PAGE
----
When it comes to branded eco-marketing, there's a school of thought that argues it's easier being blue than green. Consider Volkswagen an A+ student of the Blue School. Today VW launches its global "Think Blue." eco-campaign in the US, an initiative to promote "eco-friendly mobility and progressive ideas for responsible action in everyday life."< /p>

Echoing its classic "Think Small" tagline for the Beetle, which is being redesigned and relaunched, the US campaign for "Think Blue" includes a new sponsorship of New York's Museum of Modern Art, making VW the latest German automaker to align its commitment to sustainability with a high-profile cultural partnership in the Big Apple.
BMW and Audi this month unveiled sponsorships in New York with the Guggenheim and the Openhouse Gallery, respectively, to put their brands at the heart of conversations about forward-thinking sustainability, not only in terms of technology but the social, cultural and creative intersection of sustainability and innovation.

"Think Blue" was launched in Europe in February 2010, but was held back for US marketing until its new US$1 billion Chattanooga manufacturing facility, described as one of the world’s most eco-forward automobile factories, was ready. The plant, which just produced out its first car last month, is the showpiece of VW's heightened commitment to green blue manufacturing in the US. The LEED-compliant (naturally) facility is touted as setting "new benchmarks for environmentally-friendly and resource efficient plant structures and production processes."
"Think Blue.' bears witness to our holistic understanding of sustainability," Jonathan Browning, President and CEO of Volkswagen Group of America, stated. "On the one hand, the new Volkswagen plant in Chattanooga demonstrates just how eco-friendly and resource saving automobile production can be today. And on the other, we are seeking to intensify our dialog with art and society on key issues of the future through our cooperation with MoMA."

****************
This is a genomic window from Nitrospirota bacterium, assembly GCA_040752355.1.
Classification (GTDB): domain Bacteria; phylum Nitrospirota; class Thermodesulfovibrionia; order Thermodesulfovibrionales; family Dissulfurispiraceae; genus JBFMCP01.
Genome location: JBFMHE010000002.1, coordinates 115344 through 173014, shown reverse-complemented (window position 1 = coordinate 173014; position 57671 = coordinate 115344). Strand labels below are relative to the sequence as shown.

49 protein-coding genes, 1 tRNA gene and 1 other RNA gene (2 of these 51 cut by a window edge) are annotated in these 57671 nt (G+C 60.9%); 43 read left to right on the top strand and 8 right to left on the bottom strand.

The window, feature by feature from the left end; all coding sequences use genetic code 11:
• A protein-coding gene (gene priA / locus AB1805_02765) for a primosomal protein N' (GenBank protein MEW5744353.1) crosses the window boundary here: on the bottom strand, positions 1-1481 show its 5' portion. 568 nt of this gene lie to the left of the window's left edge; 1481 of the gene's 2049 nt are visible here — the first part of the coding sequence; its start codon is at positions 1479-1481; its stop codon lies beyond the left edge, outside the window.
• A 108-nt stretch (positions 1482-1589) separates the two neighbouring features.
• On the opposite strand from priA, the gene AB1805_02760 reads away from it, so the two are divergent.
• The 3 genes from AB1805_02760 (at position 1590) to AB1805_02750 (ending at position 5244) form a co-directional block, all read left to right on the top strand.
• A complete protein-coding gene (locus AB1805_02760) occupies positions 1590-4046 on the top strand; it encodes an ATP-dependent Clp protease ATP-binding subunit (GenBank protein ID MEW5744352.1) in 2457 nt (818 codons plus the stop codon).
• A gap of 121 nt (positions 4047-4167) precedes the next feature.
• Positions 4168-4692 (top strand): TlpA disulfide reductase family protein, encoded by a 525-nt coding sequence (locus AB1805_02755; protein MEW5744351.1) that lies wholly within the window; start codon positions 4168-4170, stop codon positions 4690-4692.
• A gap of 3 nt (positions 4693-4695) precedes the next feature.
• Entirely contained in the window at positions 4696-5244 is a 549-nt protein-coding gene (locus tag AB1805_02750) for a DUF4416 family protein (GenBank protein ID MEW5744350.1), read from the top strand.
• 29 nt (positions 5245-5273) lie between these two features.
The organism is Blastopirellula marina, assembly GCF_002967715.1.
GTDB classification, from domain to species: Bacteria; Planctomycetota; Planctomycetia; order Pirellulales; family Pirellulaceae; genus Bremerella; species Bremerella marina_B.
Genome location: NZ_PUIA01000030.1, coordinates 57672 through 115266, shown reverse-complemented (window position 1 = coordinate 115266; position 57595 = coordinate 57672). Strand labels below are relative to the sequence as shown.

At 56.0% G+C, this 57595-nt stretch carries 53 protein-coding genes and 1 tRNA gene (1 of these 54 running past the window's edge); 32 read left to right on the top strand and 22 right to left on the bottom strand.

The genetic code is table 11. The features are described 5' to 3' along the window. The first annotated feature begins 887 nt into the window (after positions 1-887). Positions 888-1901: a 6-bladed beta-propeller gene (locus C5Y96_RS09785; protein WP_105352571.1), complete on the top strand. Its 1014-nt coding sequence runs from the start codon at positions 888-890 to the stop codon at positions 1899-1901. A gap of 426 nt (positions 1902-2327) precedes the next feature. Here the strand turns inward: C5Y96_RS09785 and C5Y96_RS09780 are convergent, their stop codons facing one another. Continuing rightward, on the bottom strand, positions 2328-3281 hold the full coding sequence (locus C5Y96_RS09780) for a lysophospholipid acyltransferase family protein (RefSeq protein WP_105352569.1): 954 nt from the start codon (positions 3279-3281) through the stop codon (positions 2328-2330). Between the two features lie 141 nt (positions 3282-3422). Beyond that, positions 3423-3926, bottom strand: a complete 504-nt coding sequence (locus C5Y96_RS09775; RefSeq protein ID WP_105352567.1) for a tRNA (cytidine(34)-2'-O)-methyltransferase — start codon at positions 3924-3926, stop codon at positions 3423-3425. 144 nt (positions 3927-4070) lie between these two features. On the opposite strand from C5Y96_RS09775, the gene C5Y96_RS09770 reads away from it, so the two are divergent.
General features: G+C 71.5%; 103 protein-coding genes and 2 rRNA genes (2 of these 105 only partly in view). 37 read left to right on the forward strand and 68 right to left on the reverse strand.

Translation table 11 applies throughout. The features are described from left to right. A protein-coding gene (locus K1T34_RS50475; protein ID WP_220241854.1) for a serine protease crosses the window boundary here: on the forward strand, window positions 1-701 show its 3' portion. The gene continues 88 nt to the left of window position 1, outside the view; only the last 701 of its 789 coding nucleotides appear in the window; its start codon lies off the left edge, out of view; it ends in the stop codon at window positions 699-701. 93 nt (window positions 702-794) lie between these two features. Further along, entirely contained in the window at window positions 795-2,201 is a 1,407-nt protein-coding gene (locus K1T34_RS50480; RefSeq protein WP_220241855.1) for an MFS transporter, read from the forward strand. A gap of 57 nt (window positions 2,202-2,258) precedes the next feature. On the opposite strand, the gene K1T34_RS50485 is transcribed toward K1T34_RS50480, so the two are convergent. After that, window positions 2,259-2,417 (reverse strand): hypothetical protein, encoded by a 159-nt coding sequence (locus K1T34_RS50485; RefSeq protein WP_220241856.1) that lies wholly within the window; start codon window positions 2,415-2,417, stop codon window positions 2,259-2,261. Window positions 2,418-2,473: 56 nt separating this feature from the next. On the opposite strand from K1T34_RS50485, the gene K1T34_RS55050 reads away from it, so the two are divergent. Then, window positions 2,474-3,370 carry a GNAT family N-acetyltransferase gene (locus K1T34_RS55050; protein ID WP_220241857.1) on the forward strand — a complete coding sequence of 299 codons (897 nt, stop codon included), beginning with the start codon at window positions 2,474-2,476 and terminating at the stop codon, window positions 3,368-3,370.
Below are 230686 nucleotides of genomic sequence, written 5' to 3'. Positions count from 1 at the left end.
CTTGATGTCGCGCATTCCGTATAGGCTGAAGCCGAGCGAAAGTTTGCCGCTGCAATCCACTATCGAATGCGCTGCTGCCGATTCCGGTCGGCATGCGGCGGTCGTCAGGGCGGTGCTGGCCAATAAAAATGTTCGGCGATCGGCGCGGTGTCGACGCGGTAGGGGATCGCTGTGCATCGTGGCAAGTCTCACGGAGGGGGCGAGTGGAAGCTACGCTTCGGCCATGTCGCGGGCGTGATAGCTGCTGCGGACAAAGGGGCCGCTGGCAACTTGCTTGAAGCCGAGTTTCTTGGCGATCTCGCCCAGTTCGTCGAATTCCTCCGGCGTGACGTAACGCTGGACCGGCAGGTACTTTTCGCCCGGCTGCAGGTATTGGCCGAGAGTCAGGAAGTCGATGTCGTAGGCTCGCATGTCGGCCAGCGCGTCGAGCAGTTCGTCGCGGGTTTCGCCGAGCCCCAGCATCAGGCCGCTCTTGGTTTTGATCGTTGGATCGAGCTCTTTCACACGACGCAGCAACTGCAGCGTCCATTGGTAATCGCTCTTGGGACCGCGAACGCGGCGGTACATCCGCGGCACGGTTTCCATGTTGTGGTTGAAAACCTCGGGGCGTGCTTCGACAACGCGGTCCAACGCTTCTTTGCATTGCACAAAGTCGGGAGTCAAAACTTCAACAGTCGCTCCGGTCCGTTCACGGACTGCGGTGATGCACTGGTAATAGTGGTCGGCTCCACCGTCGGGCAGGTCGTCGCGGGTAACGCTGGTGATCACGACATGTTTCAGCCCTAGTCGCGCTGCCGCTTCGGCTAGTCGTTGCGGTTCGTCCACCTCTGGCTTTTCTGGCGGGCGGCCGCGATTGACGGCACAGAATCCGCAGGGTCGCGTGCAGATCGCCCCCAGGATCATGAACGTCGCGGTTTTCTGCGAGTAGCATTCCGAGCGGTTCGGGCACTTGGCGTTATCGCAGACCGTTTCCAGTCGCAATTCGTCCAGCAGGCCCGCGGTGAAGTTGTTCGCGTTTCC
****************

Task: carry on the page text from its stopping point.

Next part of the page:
With "Think Blue." now expanding to its American operations, Volkswagen says it's "addressing the question as to how to reconcile individual mobility and sustainable actions. The initiative not only concerns the development of eco-friendly products and technologies and resource efficient production processes. Volkswagen is also seeking to heighten broad public awareness for sustainable actions and encourage everyone to play an active part."

The green blue launch is being reinforced with the new two-year deal with MoMa and its PS1 exhibition space in nearby Long Island City. The brand's MoMA partnership is the biggest corporate sponsorship for that institution, and will result in a contemporary art exhibition with the working title, "International Discovery,” as well as sponsorship of MoMA's online education program, the donation of two works by Francis Alÿs, and the sponsorship of a series of installations in The Abby Aldrich Rockefeller Sculpture Garden.
VW's “Think Blue.” initiative, designed "to provide food for thought for sustainable action in all areas of society," also ties into Volkswagen's rollout of environmentally friendly products and technologies under its “Blue Motion” technology banner in the US.

The XL1 prototype, which Volkswagen debuted in January, "offers a glimpse of sustainable mobility of the future — with fuel consumption of 0.9 l/100 km, the near-series XL1 emits only 24 g/km CO2."
Just rolled out in Australia and Canada, "Think Blue." kicks off in the US with print ads, online marketing and billboards in the vicinity of MoMA's midtown Manhattan flagship and around the new plant in Chattanooga. A national marketing campaign will follow.
The tagline, of course, goes back to DDB's legendary "Think Small" slogan of the 60s, "which drew attention to how the Volkswagen Beetle contributed to democratizing mobility. The challenge of the future lies in making efficient and sustainable mobility accessible to everyone. Volkswagen intends to play a pioneering role in this context, as symbolized by the "Think Blue." campaign launched by the Volkswagen brand in 2010."

Article Courtesy of: http://www.brandchannel.com

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